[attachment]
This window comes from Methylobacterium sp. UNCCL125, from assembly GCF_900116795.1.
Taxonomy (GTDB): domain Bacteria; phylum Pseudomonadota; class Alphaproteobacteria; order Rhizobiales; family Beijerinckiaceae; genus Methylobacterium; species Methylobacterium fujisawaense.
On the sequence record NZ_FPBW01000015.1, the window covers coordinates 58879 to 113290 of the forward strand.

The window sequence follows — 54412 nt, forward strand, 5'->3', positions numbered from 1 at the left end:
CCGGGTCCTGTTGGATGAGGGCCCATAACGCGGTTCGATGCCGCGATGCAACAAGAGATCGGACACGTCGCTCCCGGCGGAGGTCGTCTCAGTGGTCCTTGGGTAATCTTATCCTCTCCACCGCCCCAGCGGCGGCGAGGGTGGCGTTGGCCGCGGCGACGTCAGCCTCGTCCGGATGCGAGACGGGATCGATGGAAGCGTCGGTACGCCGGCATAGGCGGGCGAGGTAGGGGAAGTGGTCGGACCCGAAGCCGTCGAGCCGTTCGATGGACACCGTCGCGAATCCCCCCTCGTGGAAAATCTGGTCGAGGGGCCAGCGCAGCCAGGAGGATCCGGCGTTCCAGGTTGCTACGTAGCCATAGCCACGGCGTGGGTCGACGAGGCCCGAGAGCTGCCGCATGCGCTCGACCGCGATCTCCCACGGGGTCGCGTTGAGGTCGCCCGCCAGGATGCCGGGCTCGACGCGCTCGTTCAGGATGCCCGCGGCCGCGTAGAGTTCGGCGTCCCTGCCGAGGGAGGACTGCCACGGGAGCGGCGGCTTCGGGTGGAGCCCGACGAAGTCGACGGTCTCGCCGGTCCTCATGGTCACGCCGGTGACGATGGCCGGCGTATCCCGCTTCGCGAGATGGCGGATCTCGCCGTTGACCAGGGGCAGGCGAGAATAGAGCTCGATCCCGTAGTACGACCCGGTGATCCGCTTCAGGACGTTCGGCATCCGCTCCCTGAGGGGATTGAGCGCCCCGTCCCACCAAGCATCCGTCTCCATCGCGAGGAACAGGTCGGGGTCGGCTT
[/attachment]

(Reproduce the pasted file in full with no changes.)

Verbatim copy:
This window comes from Methylobacterium sp. UNCCL125, from assembly GCF_900116795.1.
Taxonomy (GTDB): domain Bacteria; phylum Pseudomonadota; class Alphaproteobacteria; order Rhizobiales; family Beijerinckiaceae; genus Methylobacterium; species Methylobacterium fujisawaense.
On the sequence record NZ_FPBW01000015.1, the window covers coordinates 58879 to 113290 of the forward strand.

The window sequence follows — 54412 nt, forward strand, 5'->3', positions numbered from 1 at the left end:
CCGGGTCCTGTTGGATGAGGGCCCATAACGCGGTTCGATGCCGCGATGCAACAAGAGATCGGACACGTCGCTCCCGGCGGAGGTCGTCTCAGTGGTCCTTGGGTAATCTTATCCTCTCCACCGCCCCAGCGGCGGCGAGGGTGGCGTTGGCCGCGGCGACGTCAGCCTCGTCCGGATGCGAGACGGGATCGATGGAAGCGTCGGTACGCCGGCATAGGCGGGCGAGGTAGGGGAAGTGGTCGGACCCGAAGCCGTCGAGCCGTTCGATGGACACCGTCGCGAATCCCCCCTCGTGGAAAATCTGGTCGAGGGGCCAGCGCAGCCAGGAGGATCCGGCGTTCCAGGTTGCTACGTAGCCATAGCCACGGCGTGGGTCGACGAGGCCCGAGAGCTGCCGCATGCGCTCGACCGCGATCTCCCACGGGGTCGCGTTGAGGTCGCCCGCCAGGATGCCGGGCTCGACGCGCTCGTTCAGGATGCCCGCGGCCGCGTAGAGTTCGGCGTCCCTGCCGAGGGAGGACTGCCACGGGAGCGGCGGCTTCGGGTGGAGCCCGACGAAGTCGACGGTCTCGCCGGTCCTCATGGTCACGCCGGTGACGATGGCCGGCGTATCCCGCTTCGCGAGATGGCGGATCTCGCCGTTGACCAGGGGCAGGCGAGAATAGAGCTCGATCCCGTAGTACGACCCGGTGATCCGCTTCAGGACGTTCGGCATCCGCTCCCTGAGGGGATTGAGCGCCCCGTCCCACCAAGCATCCGTCTCCATCGCGAGGAACAGGTCGGGGTCGGCTT